Anyone who is at all interested in ghost towns, mining or Nevada history really needs a copy of this book in his/her library.

ISBN-13: 978-0913814048

ISBN-10: 0913814040

Additional Reading

Columbus Nevada

Downtown Columbus, Nevada, late 1870's.
Downtown Columbus, Nevada, late 1870’s.

Spanish miners discovered silver in the area in 1863. A small mining camp was established in the area which became Columbus Nevada in 1865. In 1866 a stamp mill was relocated from nearby Aurora. A quartz mill was opened at what was considered a prefect location, due to the proximity with adequate water.  

In 1871 borax was discovered and developed by William Troop in a salt marsh.  A swift reaction to this discovery saw four separate companies harvesting This discovery dramatically increase the towns importance and opportunities. The site later became known as the Columbus Marsh.

Columbus, Nevada 1870s - Stanley W. Paher, Nevada Ghost Towns and Mining Camps, (1970), Howell North, p 427, Mrs. Estelle Funke Collection
Columbus, Nevada 1870s – Stanley W. Paher, Nevada Ghost Towns and Mining Camps, (1970), Howell North, p 427, Mrs. Estelle Funke Collection

The town reached its zenith, when, in 1875 when the site boast about 1,000 people. A newspaper “The Borax Miner”, post office, schools and businesses where started support and profit from the population. During this time, the Borax plant ran continuously, 24 hours per day eight months of the year. There sites also supported a daily stage service with Candelaria and Fish Lake Valley.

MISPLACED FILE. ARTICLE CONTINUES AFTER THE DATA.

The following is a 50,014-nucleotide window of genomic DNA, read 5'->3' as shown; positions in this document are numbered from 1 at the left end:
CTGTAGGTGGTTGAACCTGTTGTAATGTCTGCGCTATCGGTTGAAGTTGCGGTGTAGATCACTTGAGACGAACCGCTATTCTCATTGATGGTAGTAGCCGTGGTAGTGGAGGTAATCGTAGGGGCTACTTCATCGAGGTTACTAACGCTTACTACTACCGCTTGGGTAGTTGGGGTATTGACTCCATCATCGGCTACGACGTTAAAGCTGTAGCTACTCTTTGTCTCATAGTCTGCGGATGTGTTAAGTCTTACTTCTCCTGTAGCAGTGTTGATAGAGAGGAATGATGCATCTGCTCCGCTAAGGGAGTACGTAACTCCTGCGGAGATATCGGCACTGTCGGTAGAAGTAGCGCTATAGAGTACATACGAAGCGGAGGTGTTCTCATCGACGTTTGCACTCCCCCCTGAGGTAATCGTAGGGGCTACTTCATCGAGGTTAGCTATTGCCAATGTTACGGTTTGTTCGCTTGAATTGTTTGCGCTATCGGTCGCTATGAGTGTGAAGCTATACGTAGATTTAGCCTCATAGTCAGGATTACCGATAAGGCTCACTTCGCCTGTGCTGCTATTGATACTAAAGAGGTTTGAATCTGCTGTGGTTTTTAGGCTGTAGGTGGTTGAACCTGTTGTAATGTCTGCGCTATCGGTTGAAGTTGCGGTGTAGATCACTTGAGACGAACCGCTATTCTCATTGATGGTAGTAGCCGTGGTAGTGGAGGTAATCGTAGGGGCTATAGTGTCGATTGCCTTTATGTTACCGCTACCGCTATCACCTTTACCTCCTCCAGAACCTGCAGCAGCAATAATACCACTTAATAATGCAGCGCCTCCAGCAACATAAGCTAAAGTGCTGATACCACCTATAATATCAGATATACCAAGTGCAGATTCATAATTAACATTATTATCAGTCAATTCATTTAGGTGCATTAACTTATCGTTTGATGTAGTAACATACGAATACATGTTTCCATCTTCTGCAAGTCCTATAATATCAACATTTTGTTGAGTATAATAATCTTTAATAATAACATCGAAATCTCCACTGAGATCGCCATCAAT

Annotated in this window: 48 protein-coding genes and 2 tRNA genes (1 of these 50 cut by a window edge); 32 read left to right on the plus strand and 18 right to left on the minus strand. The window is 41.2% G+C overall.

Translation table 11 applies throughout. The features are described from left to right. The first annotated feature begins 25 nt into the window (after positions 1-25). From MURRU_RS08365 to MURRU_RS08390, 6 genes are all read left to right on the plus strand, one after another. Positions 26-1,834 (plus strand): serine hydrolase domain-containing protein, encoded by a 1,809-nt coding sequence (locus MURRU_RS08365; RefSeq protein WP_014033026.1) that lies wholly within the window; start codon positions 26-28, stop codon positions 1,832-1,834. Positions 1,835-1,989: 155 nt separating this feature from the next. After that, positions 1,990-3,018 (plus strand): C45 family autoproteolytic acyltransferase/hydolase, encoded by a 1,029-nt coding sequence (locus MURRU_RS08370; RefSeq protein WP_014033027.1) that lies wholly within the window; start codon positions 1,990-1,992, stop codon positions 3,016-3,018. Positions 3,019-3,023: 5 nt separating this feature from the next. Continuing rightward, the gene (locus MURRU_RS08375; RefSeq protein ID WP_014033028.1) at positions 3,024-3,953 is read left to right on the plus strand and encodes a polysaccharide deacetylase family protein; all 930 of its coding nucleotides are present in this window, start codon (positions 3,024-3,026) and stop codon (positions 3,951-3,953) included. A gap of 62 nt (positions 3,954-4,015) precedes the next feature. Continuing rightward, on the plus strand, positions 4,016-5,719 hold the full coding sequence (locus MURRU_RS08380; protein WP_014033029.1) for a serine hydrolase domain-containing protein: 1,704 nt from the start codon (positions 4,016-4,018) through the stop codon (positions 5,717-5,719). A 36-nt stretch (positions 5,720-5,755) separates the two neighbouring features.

After 1875, the Fish Lake borax planet was build by the Pacific Borax Company some 30 miles from the town. By 1880, the population collapsed to 100.

As with many such mining towns, the end came quickly when borax mining ceased in 1881.

Columbus Nevada is located in Esmerelda County, Nevada.

Town Summary

LocationEsmeralda County, Nevada
Latitude, Longitude38.110278, -118.019167
NewspaperThe Borax Miner
Post Office

Columbus Trail Map


Blair Nevada

Blair Nevada is a ghost town and mine site located in Esmerelda County.   The town site is located a few miles north of Silver Peak, Nevada and about 19 miles west of SR 95.   The town was founded in September of 1906 when speculators flourished and mill owners imposed harsh mill prices in the town of Silver Peark.  

The Pittsburgh Silver Peak Mining Company founded a site just a few miles north of Silver Peak which was then named Blair.  Blair boasted the a 100-stamp stamp mill which was the largest in Nevada at the time.

Located in Blair, Nevada the Pittsburg-Silver Peak Gold Mining Mill
Located in Blair, Nevada the Pittsburg-Silver Peak Gold Mining Mill
U.S. Geological Survey outfit enroute Blair to Silverpeak. Silver Peak quadrangle. Esmeralda County, Nevada. 1912.

November of 1906 saw the foundation of a town paper, business district, hotel, saloons and post office to serve a population on 700 people.  The Blair Press, the town newspater operated from November, 1906 to July, 1909. The Silver Peak Post moved from Silver Peak and was renamed the Blair Booster. This paper only ran a short time, from March – July of 1907 before it failed.

Mining continued until 1915 when  low grade ore sealed the fate of the boom town.  When the mill was closed, it was dismantled and moved to California.

Blair Nevada Trail Map